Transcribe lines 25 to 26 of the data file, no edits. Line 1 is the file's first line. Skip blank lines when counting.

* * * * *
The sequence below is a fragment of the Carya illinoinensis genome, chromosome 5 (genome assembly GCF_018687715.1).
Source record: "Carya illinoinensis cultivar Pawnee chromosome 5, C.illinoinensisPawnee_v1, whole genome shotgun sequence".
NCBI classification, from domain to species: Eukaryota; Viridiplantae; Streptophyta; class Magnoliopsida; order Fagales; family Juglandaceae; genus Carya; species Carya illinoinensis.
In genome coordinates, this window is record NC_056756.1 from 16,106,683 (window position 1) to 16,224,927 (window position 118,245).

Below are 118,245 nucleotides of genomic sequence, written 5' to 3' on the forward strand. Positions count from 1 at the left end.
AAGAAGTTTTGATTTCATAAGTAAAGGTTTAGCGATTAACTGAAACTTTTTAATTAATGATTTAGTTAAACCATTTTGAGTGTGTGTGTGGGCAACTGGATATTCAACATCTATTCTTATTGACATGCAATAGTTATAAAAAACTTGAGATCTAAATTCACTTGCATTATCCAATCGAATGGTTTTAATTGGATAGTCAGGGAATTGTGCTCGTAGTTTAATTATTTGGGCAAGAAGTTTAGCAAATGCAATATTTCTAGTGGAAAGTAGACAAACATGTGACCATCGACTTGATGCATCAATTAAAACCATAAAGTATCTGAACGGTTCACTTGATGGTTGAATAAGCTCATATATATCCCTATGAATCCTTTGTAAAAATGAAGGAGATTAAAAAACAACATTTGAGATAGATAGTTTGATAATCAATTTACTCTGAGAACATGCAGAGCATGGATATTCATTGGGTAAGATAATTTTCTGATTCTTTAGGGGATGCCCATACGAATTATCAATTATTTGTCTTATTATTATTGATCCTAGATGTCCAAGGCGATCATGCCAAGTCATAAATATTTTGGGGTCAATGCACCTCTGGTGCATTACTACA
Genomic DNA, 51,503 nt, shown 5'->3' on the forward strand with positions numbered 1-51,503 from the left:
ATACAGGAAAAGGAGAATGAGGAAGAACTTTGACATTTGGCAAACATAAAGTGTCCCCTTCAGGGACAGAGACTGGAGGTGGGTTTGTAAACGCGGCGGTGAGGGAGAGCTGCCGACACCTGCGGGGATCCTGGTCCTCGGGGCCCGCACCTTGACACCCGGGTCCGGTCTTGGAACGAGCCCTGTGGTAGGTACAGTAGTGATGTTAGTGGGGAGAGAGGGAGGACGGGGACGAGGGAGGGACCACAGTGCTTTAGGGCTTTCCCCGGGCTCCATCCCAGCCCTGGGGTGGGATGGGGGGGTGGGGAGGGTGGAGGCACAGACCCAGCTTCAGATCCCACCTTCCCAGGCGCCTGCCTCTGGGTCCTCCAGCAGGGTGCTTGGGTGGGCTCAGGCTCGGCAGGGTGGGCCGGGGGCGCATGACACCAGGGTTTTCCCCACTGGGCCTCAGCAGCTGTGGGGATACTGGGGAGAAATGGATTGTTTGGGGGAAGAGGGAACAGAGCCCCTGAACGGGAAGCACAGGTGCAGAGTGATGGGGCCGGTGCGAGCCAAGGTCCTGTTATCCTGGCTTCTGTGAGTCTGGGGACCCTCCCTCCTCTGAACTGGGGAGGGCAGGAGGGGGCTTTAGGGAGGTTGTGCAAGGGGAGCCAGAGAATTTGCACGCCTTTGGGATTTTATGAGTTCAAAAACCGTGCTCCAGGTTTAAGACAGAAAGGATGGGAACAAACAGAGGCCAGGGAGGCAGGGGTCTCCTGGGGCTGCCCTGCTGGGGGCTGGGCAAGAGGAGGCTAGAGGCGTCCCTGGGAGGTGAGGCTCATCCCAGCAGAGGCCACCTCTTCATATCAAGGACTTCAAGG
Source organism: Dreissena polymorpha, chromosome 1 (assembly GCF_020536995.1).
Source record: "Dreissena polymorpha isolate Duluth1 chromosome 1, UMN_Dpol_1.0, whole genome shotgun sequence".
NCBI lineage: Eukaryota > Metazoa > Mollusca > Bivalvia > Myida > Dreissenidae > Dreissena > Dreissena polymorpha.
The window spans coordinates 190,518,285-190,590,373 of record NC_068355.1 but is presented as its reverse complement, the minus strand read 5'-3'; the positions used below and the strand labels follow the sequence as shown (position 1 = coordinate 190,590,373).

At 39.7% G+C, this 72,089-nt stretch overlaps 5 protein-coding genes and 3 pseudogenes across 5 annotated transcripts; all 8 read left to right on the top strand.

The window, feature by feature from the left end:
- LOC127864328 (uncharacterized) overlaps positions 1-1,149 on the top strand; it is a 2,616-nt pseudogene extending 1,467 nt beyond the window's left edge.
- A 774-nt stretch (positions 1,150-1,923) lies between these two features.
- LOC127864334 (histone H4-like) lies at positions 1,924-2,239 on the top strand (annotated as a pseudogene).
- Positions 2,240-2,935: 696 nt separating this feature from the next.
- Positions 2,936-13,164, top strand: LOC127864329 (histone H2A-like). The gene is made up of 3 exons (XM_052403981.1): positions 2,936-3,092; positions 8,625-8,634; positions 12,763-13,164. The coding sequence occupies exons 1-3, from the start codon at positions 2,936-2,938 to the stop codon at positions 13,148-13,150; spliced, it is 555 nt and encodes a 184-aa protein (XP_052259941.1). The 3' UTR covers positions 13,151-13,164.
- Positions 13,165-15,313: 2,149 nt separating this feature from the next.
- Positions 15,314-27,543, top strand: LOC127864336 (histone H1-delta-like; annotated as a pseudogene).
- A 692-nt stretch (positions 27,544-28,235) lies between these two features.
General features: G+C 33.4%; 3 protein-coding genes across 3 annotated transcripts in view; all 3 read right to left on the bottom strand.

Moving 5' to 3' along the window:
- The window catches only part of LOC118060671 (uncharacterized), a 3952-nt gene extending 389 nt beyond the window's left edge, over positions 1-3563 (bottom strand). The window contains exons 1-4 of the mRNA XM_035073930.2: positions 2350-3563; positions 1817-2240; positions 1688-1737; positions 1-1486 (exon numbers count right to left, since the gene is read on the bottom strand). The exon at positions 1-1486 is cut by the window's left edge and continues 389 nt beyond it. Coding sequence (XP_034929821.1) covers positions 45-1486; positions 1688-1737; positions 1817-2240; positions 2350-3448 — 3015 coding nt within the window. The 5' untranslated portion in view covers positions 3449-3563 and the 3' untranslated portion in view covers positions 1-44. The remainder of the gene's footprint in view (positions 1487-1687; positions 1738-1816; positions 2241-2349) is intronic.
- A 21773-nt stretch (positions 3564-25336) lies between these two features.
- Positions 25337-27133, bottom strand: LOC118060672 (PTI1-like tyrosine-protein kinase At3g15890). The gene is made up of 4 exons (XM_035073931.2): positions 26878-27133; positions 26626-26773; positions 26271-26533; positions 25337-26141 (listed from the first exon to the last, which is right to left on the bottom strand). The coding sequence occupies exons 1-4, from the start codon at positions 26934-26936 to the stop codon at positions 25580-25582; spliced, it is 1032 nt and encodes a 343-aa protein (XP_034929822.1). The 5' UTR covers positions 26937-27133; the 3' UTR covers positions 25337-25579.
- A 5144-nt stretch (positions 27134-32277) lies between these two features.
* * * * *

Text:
- The window catches only part of LOC118060671 (uncharacterized), a 3952-nt gene extending 389 nt beyond the window's left edge, over positions 1-3563 (bottom strand). The window contains exons 1-4 of the mRNA XM_035073930.2: positions 2350-3563; positions 1817-2240; positions 1688-1737; positions 1-1486 (exon numbers count right to left, since the gene is read on the bottom strand). The exon at positions 1-1486 is cut by the window's left edge and continues 389 nt beyond it. Coding sequence (XP_034929821.1) covers positions 45-1486; positions 1688-1737; positions 1817-2240; positions 2350-3448 — 3015 coding nt within the window. The 5' untranslated portion in view covers positions 3449-3563 and the 3' untranslated portion in view covers positions 1-44. The remainder of the gene's footprint in view (positions 1487-1687; positions 1738-1816; positions 2241-2349) is intronic.
- A 21773-nt stretch (positions 3564-25336) lies between these two features.